We have started challenging ourselves about excessive packaging and whether it is necessary to have secondary packaging in every case.
But do we need the corrugated box? When speaking about the necessity for secondary packaging in transporting products, some companies have already started to challenge themselves as part of their attempt to remove excessive packaging.
One option they have explored is establishing a closed-loop system where plastic boxes are sent to and returned from retailers. They are also working with their partners on a project to develop a robust solution that eliminates the need for a corrugated box when selling to retailers.
What do you think of the potential of molded pulp in packaging?
Molded fiber technology presents an exciting frontier in packaging solutions for our group of speakers. This technology allows for experimentation with various shapes, designs and finishes, adding an element of aesthetic appeal to the eco-friendly package.
Given that existing product bottling lines are already functioning efficiently, the speed and efficiency of these molded fiber packaging production lines will play a pivotal role in their adoption. Being able to scale up production is also key to this becoming an accessible and practical solution.
Molded fiber packaging also has potential in secondary packaging, where it could replace or combine inserts and dividers that are currently used in boxes, with indentations at the base to secure products. A panelist shared their experience of developing a custom molded fiber folding box for a limited-edition product. This innovative design incorporates 3D printing for aesthetics and practicality during transportation.
Do you feel you have a good understanding of your suppliers’ costs?
All of our panelists feel that they have a good level of understanding of the complexities within the supply chain, including the fundamental costs associated with materials, labor, energy, and more. However, they feel there is a need for greater transparency in the supplier-buyer relationship.
For example, while they recognize energy costs as part of their operational expenses, they are unaware of the full extent to which energy impacts their suppliers’ overall operations. As a result, the sudden increase in energy costs last year caught them by surprise. By improving transparency within the partnership, they can gain a deeper understanding of the factors that influence costs and subsequent price fluctuations, as well as anticipate future challenges. Being able to help with forecasting and anticipating risk, they said, is extremely important for packaging buyers.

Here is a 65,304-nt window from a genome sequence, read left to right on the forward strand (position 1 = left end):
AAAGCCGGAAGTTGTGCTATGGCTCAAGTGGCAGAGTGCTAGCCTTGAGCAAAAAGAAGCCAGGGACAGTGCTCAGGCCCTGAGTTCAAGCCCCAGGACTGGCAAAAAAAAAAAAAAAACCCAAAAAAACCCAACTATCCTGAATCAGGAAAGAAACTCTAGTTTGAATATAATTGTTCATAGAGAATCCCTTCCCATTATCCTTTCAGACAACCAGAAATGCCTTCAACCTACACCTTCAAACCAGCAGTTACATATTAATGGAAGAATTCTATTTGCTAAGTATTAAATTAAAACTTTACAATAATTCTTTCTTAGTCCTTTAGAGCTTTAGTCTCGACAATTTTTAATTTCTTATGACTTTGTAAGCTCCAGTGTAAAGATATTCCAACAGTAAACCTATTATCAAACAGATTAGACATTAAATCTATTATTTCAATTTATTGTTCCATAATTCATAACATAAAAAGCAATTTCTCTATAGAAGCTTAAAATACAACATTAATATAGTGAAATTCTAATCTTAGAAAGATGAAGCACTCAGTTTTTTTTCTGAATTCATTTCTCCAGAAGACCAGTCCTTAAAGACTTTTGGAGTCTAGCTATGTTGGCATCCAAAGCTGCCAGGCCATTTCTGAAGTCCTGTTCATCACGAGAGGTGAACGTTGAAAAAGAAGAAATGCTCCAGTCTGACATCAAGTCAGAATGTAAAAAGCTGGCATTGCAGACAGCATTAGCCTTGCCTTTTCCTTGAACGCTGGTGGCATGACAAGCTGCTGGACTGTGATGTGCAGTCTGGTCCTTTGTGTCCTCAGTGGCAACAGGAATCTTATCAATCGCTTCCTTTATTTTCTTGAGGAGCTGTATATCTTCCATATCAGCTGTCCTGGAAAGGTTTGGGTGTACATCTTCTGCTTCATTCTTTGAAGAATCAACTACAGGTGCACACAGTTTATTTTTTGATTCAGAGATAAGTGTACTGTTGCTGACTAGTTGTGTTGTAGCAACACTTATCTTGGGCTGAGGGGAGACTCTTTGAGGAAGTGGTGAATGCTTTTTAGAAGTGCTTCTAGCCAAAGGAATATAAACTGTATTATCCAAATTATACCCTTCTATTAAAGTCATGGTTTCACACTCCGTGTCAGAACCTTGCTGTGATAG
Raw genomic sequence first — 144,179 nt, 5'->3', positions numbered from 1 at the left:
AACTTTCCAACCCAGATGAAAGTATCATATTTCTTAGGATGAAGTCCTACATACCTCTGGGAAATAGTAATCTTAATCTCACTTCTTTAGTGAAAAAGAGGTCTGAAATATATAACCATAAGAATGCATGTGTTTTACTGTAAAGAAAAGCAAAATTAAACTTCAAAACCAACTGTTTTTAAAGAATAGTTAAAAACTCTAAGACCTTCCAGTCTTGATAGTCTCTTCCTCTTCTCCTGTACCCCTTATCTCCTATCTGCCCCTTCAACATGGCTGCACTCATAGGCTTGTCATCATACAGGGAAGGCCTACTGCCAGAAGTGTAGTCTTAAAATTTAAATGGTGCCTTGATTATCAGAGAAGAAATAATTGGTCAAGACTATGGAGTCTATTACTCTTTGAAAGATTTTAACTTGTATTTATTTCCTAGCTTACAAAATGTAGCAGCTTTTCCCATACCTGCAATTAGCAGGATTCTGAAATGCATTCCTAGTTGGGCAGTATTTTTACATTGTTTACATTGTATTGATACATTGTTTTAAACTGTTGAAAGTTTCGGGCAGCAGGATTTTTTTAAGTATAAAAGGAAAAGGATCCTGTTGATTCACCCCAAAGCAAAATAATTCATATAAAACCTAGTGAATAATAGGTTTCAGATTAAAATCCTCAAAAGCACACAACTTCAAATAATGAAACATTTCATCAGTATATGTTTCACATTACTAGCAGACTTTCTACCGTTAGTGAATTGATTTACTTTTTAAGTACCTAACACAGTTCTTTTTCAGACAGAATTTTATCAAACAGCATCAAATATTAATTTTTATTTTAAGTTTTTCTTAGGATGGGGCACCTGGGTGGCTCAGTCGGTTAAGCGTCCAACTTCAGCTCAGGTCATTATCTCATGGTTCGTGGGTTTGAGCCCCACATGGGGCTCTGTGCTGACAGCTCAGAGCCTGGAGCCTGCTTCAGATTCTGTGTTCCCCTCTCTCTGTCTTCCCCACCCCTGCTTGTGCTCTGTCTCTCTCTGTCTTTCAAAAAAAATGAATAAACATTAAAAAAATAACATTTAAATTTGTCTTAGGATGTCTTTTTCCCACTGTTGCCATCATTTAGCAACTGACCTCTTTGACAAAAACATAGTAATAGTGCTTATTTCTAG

The transparency goes both ways. When we have a close relationship and clear communication, that’s when we can really work together.
The conversation needs to extend to having a mutual understanding of the cost drivers for both parties. This involves analyzing the effects of inflation on consumer spending and revenue, exploring strategies to examine end-to-end costs and finding innovative ways to reduce costs and optimize operations.
What is considered sustainable packaging for buyers?
With the abundance of sustainable packaging options and definitions in the market today, it can be difficult to determine what it really means. For example, while some are moving towards substituting plastic packaging for paper-based options, others suggest that recycling and reusing existing plastic materials could also be a more viable option.
For this reason, paper packaging companies should be mindful that there is a risk of being out-competed by other packaging materials, said our panelists. Industries like glass and plastic, which are actively pursuing sustainable innovations, are also striving to develop eco-friendly solutions. While fiber-based packaging is certainly a viable option, it’s just one of many choices available to companies today.
They also believe there is no “one correct answer”. Instead of completely eliminating certain types of packaging material, looking at sustainability holistically and being open to different solutions is key. As with any new technology or innovation, the challenge lies in finding a balance between cost, speed of adoption and widespread acceptance.
Interested in more insights from packaging buyers? Head to our dedicated procurement hub for more articles and read our special report on how paper packaging buyers are managing procurement risks.